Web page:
10 Second-Round Picks Most Likely to get NBA Contracts

07.05.10 8 years ago 6 Comments

Andy Rautins at Syracuse

The Las Vegas summer league is right around the corner, and with it, the 2010 NBA rookie class has its first chance to prove itself on the court against real competition.

But while every first-round pick has a guaranteed contract to fall back on in case they struggle, the guys drafted in the second round are essentially fighting for jobs. These are the 10 second-rounders most likely to sign contracts with the team that drafted them:

1. Stanly Robinson (57th pick, Orlando) — Robinson is one of the most athletic players in the draft and could be a real steal for Orlando. Stan Van Gundy preaches defense, and Robinson has the ability to lock down guys on the perimeter. With Matt Barnes a free agent and rumors that Mickael Pietrus could be on his way out of town, Robinson should be with the Magic in November.

2. Andy Rautins (38th pick, New York) — Rautins is an ideal fit for the Knicks: an excellent shooter who doesn’t excel on the defensive end, kind of like a shorter version of Danilo Gallinari. Mike D’Antoni is clearly a huge fan, because Rautins was not expected to get drafted. And with the Knicks gutting their roster in hopes of attracting two max free agents, there is sure to be a spot for Rautins.

3. Hassan Whiteside (33rd pick, Sacramento) — If any second-rounder was ever guaranteed to have a contract, it’s Whiteside. Hassan was projected to be a Lottery pick, and has Lottery talent for a team in Sacramento that needs help up front. Despite the fact that they drafted DeMarcus Cousins and traded for Sam Dalembert, Whiteside will agree to a contract soon because his talent is undeniable. He may spend time in the D-League with the Reno Bighorns, but will certainly be signed by Sacramento.

4. Terrico White (36th pick, Detroit) — White is an incredibly athletic combo guard capable of handling the point. With Detroit lacking a natural point guard, White gives them some flexibility at the position where they can possibly shift Rodney Stuckey over to the two in certain situations. White also provides depth when/if the Pistons decide to trade Rip Hamilton or Tayshaun Prince.

5. Gani Lawal (46th pick, Phoenix) — While it looks likely that Amar’e Stoudemire will leave Phoenix, another Suns’ power forward’s free agency will ensure Lawal a spot on the team. Stoudemire’s backup, Louis Amundson, is a free agent and is due a raise. Amundson is your classic mucker who rebounds and does all the dirty work, and Lawal is the same type of player. Given Robert Sarver’s penchant for saving money, Lawal will be a cheaper version of Amundson for Phoenix next year.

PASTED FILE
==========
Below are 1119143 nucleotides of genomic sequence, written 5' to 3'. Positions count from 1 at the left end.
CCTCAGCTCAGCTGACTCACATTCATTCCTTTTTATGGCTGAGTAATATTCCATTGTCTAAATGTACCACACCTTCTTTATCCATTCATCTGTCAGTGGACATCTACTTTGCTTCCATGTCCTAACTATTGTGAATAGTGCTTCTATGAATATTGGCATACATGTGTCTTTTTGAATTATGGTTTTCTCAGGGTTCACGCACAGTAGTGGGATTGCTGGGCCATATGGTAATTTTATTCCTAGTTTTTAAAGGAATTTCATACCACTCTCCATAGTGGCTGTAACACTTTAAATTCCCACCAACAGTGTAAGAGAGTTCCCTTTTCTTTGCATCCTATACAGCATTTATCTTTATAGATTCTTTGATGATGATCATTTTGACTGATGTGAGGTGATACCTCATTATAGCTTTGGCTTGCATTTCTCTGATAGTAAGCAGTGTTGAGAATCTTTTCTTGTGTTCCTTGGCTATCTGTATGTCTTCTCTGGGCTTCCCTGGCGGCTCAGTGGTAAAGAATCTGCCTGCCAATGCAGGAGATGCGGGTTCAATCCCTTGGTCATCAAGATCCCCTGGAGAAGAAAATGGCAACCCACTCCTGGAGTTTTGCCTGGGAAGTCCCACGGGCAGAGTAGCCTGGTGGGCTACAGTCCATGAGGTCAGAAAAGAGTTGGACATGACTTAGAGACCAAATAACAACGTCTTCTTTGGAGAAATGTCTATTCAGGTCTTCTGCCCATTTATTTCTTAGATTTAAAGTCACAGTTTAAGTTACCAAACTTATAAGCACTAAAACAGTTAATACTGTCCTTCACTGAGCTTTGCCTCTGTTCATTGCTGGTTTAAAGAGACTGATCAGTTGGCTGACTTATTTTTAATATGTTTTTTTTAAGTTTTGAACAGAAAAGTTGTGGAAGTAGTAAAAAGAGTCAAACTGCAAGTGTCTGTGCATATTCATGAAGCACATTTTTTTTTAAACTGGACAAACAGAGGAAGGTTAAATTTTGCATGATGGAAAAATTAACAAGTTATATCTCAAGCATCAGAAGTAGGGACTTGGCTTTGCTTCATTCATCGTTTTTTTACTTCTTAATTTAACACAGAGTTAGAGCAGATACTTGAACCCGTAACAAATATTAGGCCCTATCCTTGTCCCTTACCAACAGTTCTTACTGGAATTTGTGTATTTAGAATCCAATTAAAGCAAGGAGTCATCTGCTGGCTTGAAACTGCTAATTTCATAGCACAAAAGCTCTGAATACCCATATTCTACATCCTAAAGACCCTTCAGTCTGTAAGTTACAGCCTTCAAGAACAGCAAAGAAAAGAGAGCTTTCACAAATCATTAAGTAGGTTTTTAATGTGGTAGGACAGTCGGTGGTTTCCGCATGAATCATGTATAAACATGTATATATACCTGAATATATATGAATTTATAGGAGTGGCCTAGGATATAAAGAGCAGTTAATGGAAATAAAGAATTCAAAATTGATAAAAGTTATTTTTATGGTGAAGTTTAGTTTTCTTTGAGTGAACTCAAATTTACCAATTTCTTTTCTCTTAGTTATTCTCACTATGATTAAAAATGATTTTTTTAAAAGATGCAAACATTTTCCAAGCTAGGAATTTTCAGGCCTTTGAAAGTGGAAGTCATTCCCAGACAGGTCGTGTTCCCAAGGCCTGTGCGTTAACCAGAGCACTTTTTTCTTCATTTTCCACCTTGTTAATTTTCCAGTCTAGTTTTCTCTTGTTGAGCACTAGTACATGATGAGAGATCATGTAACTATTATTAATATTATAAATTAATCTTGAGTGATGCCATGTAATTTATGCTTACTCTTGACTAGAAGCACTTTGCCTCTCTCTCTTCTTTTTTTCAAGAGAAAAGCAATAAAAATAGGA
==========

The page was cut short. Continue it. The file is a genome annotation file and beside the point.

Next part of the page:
6. Devin Ebanks (43rd pick, L.A. Lakers) — Ebanks slid out of the first round but fell into a perfect situation in L.A. Ebanks is a defensive stopper who can be Ron Artest’s backup next season and provide the same type of defensive intensity for L.A. With Shannon Brown and Jordan Farmar likely on their way out, the Lakers will be sure to hold on to this first-round talent to help replace them on the bench.

7. Jarvis Varnado (41st pick, Miami) — The Heat currently have two players under contract in Michael Beasley and Mario Chalmers. Once they re-sign Dwyane Wade and maybe a sidekick or two, that leaves them with five players and lots of roster spots to fill. Varnado should easily find a role, as he provides an excellent defensive presence with his long arms and shot-blocking ability.

8. Dexter Pittman (32nd pick, Miami) — As mentioned above with Varnado, the Heat only have two players on the roster. While they probably reached a bit taking Pittman at No. 32 and he needs to lose some significant weight, if the Heat thought enough of him to take him with the second pick in the second round, he will almost surely be with the team on opening night.

9. Lance Stephenson (40th pick, Indiana) — Despite the glut of wing players the Pacers have on their roster with Danny Granger, Paul George, Brandon Rush, and Dahntay Jones, Stephenson’s potential is too high for the Pacers not to sign him. However, even though Indiana will sign him, that doesn’t mean they won’t field trade offers for him in a possible attempt to get point guard or frontcourt depth.

10. Ryan Richards (49th pick, San Antonio) — As my colleague Adam Flomenbaum posted the other day, when the Spurs take an international player, you don’t question them. Richards has a lot of potential, and while he probably won’t make an impact this year, he’s already stated he doesn’t want to play in Europe and will likely end up on the Spurs’ D-League affiliate in Austin, Texas.

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